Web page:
Councils Will Not Be Left Liable for Illegal GMO Use or Contamination
The Northland Regional Council is considering whether to place precautionary GMO rules in their Regional Plan, with
questions being raised about who pays for compensating illegal use and environmental harm.
The Northland Regional Council held a two-day hearing where submitters and experts called for a precautionary approach
to the land and marine use of GMO’s. Farmers who rely on being GE Free for their livelihoods expressed the majority of
submitters concerns. New Zealand consumers also reflected the demand for GE Free produce.
“Submitters were concerned about liability for damages if GMOs are released illegally into their region," said Claire
Bleakley, president of GE-Free NZ. “Once released GMO contamination through pollen, insect and wind dispersal, would
make seed purity virtually impossible to preserve.”
The Northland Regional Council sought legal opinion on this matter and referred it to their lawyers.
The Wynn Williams report considered the 2002 Law Commission report that identified the impacts from the release of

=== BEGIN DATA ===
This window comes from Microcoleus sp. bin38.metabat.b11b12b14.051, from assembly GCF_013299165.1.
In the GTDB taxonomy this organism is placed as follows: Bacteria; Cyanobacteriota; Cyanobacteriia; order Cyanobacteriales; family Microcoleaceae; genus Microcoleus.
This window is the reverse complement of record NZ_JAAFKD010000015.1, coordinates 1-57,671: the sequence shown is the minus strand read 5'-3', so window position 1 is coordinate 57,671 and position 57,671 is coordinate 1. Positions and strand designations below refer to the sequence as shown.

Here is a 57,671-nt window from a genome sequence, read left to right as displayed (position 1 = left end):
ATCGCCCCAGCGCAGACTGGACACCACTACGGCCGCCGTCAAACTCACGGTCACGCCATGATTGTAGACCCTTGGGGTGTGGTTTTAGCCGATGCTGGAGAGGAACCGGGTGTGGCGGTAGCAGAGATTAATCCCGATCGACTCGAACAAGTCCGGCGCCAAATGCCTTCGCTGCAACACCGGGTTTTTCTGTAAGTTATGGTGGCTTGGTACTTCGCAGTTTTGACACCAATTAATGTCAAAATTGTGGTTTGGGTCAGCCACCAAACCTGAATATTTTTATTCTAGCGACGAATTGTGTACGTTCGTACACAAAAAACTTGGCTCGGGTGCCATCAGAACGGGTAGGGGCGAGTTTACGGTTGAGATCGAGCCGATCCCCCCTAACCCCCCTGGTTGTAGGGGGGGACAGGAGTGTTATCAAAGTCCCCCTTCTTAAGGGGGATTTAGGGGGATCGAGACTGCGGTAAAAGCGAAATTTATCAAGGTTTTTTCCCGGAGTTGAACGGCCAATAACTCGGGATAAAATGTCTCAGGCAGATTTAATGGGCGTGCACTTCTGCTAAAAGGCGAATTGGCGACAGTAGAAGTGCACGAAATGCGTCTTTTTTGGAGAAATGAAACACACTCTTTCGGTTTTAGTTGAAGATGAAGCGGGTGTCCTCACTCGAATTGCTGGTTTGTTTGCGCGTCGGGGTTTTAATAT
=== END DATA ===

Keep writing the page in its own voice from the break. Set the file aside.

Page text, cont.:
GMO’s, finding they could potentially cause catastrophic harm, irreversible damage and long term negative effects. They
went on to recommend that strict liability, insurance bonds and a compensation fund be set up. None of these have been
The Wynn Williams Legal report summarised by saying that although they would have to enforce compliance to ensure that
the planting of GMOs would not compromise the Coastal Marine Environment, there would be no increased legal liability.
“This is an excellent opinion and we are pleased that the report does not show any reason not to place GM rules in the
Regional Plan,” said Mrs. Bleakley.
“Due to the inaction to protect farmers from earning a livelihood from GE Free production, it is only reasonable that
the Northland Regional Council Plan protects their communities by implementing protections from GMO contamination in
light of the many submissions for GE Free protections they received”.